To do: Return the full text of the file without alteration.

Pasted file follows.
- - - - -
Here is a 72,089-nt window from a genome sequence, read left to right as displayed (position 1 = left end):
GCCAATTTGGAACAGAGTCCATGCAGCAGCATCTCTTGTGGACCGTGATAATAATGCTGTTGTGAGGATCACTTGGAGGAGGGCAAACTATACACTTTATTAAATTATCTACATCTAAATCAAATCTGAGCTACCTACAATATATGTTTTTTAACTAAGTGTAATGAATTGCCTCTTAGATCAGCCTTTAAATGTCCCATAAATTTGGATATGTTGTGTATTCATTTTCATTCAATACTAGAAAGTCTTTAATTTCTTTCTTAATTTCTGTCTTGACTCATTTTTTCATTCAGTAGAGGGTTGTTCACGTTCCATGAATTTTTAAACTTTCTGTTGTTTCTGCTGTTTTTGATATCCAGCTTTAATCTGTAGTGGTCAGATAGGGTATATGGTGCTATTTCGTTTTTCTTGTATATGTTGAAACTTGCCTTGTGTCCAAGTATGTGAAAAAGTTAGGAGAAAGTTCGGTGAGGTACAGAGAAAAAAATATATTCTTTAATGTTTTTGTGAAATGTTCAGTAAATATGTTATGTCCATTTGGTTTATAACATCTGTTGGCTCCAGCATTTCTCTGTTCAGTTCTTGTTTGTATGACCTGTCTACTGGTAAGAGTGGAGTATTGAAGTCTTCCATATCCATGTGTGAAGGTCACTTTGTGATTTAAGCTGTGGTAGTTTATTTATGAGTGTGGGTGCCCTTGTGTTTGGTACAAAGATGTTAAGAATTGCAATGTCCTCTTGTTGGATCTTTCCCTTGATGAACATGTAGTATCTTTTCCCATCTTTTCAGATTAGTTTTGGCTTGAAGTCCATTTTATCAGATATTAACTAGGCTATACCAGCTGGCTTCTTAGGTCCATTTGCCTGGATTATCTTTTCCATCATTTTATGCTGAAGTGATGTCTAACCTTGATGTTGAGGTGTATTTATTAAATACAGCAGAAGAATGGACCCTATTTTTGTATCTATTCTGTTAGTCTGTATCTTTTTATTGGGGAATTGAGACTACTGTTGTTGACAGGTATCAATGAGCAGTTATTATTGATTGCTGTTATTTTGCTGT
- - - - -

Here is a 72,089-nt window from a genome sequence, read left to right as displayed (position 1 = left end):
GCCAATTTGGAACAGAGTCCATGCAGCAGCATCTCTTGTGGACCGTGATAATAATGCTGTTGTGAGGATCACTTGGAGGAGGGCAAACTATACACTTTATTAAATTATCTACATCTAAATCAAATCTGAGCTACCTACAATATATGTTTTTTAACTAAGTGTAATGAATTGCCTCTTAGATCAGCCTTTAAATGTCCCATAAATTTGGATATGTTGTGTATTCATTTTCATTCAATACTAGAAAGTCTTTAATTTCTTTCTTAATTTCTGTCTTGACTCATTTTTTCATTCAGTAGAGGGTTGTTCACGTTCCATGAATTTTTAAACTTTCTGTTGTTTCTGCTGTTTTTGATATCCAGCTTTAATCTGTAGTGGTCAGATAGGGTATATGGTGCTATTTCGTTTTTCTTGTATATGTTGAAACTTGCCTTGTGTCCAAGTATGTGAAAAAGTTAGGAGAAAGTTCGGTGAGGTACAGAGAAAAAAATATATTCTTTAATGTTTTTGTGAAATGTTCAGTAAATATGTTATGTCCATTTGGTTTATAACATCTGTTGGCTCCAGCATTTCTCTGTTCAGTTCTTGTTTGTATGACCTGTCTACTGGTAAGAGTGGAGTATTGAAGTCTTCCATATCCATGTGTGAAGGTCACTTTGTGATTTAAGCTGTGGTAGTTTATTTATGAGTGTGGGTGCCCTTGTGTTTGGTACAAAGATGTTAAGAATTGCAATGTCCTCTTGTTGGATCTTTCCCTTGATGAACATGTAGTATCTTTTCCCATCTTTTCAGATTAGTTTTGGCTTGAAGTCCATTTTATCAGATATTAACTAGGCTATACCAGCTGGCTTCTTAGGTCCATTTGCCTGGATTATCTTTTCCATCATTTTATGCTGAAGTGATGTCTAACCTTGATGTTGAGGTGTATTTATTAAATACAGCAGAAGAATGGACCCTATTTTTGTATCTATTCTGTTAGTCTGTATCTTTTTATTGGGGAATTGAGACTACTGTTGTTGACAGGTATCAATGAGCAGTTATTATTGATTGCTGTTATTTTGCTGT